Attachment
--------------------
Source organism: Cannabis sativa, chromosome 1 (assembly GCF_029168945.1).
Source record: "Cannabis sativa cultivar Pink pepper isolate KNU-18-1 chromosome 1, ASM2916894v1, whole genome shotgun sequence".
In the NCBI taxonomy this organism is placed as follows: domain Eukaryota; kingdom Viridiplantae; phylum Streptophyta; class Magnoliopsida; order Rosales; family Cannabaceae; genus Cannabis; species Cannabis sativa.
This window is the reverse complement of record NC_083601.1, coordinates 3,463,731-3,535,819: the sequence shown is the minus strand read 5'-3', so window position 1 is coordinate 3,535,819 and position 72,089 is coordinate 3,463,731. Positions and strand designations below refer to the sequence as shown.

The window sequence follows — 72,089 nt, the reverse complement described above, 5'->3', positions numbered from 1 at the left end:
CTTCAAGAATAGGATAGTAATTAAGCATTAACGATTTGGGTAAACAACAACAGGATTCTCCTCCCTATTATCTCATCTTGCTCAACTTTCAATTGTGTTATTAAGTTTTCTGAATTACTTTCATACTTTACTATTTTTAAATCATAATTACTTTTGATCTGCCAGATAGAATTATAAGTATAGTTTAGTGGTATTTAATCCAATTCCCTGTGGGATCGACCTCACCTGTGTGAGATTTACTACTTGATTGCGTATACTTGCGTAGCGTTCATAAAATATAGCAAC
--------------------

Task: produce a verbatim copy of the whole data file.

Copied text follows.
Source organism: Cannabis sativa, chromosome 1 (assembly GCF_029168945.1).
Source record: "Cannabis sativa cultivar Pink pepper isolate KNU-18-1 chromosome 1, ASM2916894v1, whole genome shotgun sequence".
In the NCBI taxonomy this organism is placed as follows: domain Eukaryota; kingdom Viridiplantae; phylum Streptophyta; class Magnoliopsida; order Rosales; family Cannabaceae; genus Cannabis; species Cannabis sativa.
This window is the reverse complement of record NC_083601.1, coordinates 3,463,731-3,535,819: the sequence shown is the minus strand read 5'-3', so window position 1 is coordinate 3,535,819 and position 72,089 is coordinate 3,463,731. Positions and strand designations below refer to the sequence as shown.

The window sequence follows — 72,089 nt, the reverse complement described above, 5'->3', positions numbered from 1 at the left end:
CTTCAAGAATAGGATAGTAATTAAGCATTAACGATTTGGGTAAACAACAACAGGATTCTCCTCCCTATTATCTCATCTTGCTCAACTTTCAATTGTGTTATTAAGTTTTCTGAATTACTTTCATACTTTACTATTTTTAAATCATAATTACTTTTGATCTGCCAGATAGAATTATAAGTATAGTTTAGTGGTATTTAATCCAATTCCCTGTGGGATCGACCTCACCTGTGTGAGATTTACTACTTGATTGCGTATACTTGCGTAGCGTTCATAAAATATAGCAAC